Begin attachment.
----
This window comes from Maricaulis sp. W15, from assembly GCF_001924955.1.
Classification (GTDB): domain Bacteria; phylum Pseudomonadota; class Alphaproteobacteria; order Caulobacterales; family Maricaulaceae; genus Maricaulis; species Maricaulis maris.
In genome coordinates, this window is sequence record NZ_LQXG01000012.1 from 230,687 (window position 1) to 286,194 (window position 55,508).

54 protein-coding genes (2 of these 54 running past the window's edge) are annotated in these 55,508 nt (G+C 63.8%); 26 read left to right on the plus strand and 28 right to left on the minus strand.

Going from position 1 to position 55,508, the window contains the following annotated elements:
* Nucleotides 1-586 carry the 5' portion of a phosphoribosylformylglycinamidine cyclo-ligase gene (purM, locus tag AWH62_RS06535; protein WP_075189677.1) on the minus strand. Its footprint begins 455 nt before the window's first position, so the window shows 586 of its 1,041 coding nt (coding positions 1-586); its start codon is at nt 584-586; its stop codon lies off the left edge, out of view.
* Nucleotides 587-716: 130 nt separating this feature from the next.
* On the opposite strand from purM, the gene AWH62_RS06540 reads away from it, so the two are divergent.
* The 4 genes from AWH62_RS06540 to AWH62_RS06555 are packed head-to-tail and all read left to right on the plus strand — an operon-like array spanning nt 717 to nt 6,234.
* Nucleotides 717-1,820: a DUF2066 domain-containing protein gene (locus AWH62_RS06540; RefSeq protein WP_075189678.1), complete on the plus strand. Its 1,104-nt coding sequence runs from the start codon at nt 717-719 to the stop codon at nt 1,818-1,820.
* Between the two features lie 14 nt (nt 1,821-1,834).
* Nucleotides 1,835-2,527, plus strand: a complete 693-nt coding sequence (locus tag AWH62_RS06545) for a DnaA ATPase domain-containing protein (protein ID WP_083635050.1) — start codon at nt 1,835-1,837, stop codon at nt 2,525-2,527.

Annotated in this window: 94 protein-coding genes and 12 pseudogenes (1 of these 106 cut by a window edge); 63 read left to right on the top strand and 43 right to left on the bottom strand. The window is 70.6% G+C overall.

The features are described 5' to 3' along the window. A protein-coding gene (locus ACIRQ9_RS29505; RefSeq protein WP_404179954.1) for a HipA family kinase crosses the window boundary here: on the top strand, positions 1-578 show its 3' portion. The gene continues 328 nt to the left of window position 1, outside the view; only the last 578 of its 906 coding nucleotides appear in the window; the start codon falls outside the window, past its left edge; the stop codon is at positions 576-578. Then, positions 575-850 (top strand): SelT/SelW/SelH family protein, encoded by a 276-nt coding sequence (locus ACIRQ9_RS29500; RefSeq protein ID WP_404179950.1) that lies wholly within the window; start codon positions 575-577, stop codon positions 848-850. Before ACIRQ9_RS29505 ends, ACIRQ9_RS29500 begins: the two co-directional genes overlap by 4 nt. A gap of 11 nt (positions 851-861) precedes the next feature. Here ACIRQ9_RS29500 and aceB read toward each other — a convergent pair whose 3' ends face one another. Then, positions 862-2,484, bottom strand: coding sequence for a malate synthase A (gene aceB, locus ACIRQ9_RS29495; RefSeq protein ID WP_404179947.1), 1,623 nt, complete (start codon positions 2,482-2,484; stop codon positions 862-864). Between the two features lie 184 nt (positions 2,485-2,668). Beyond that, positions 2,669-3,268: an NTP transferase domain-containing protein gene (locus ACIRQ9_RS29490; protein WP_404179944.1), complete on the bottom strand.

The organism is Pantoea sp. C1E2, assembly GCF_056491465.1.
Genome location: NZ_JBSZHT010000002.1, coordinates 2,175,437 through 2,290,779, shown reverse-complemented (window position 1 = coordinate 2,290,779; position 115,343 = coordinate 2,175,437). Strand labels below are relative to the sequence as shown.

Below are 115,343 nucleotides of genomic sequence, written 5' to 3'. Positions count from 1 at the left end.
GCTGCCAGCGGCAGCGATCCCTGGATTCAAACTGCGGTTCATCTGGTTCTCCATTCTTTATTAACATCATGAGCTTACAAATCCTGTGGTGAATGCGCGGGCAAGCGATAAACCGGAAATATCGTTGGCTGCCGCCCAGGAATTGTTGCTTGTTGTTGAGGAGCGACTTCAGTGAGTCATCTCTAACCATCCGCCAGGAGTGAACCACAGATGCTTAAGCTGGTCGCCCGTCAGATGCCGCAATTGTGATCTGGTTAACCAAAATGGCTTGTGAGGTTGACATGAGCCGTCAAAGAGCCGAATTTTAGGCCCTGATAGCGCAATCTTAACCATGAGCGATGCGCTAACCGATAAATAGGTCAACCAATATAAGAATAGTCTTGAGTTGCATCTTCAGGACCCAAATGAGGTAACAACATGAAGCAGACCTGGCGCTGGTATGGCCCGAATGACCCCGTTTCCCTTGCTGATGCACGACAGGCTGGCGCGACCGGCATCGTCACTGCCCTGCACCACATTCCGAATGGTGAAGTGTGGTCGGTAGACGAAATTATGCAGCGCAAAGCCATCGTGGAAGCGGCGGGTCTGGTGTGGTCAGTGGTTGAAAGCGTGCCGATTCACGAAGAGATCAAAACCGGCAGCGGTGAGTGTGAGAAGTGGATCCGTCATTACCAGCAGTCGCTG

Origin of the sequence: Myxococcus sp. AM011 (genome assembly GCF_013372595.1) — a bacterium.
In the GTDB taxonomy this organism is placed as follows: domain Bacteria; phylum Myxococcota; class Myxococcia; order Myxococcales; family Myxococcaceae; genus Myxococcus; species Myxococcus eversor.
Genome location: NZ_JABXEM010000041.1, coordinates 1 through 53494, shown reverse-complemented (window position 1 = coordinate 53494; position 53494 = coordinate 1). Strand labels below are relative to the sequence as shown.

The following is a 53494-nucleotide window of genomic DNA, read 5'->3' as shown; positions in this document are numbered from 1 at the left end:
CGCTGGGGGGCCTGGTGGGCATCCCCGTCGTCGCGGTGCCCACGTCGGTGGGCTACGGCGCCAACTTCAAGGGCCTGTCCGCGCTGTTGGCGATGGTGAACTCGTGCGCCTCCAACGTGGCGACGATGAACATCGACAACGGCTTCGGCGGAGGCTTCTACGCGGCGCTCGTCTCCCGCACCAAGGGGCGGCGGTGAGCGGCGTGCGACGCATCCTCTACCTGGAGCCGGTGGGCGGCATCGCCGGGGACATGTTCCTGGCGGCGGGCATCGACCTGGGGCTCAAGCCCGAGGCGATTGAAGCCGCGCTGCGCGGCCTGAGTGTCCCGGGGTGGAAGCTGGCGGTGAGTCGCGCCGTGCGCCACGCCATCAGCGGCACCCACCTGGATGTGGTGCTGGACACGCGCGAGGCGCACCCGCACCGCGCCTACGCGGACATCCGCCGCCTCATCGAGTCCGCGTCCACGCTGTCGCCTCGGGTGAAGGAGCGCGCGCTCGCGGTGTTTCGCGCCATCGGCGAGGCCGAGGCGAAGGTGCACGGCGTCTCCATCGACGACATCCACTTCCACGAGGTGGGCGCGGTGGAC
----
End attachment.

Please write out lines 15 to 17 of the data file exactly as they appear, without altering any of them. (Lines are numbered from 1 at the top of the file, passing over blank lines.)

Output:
The organism is Pantoea sp. C1E2, assembly GCF_056491465.1.
Genome location: NZ_JBSZHT010000002.1, coordinates 2,175,437 through 2,290,779, shown reverse-complemented (window position 1 = coordinate 2,290,779; position 115,343 = coordinate 2,175,437). Strand labels below are relative to the sequence as shown.

Below are 115,343 nucleotides of genomic sequence, written 5' to 3'. Positions count from 1 at the left end.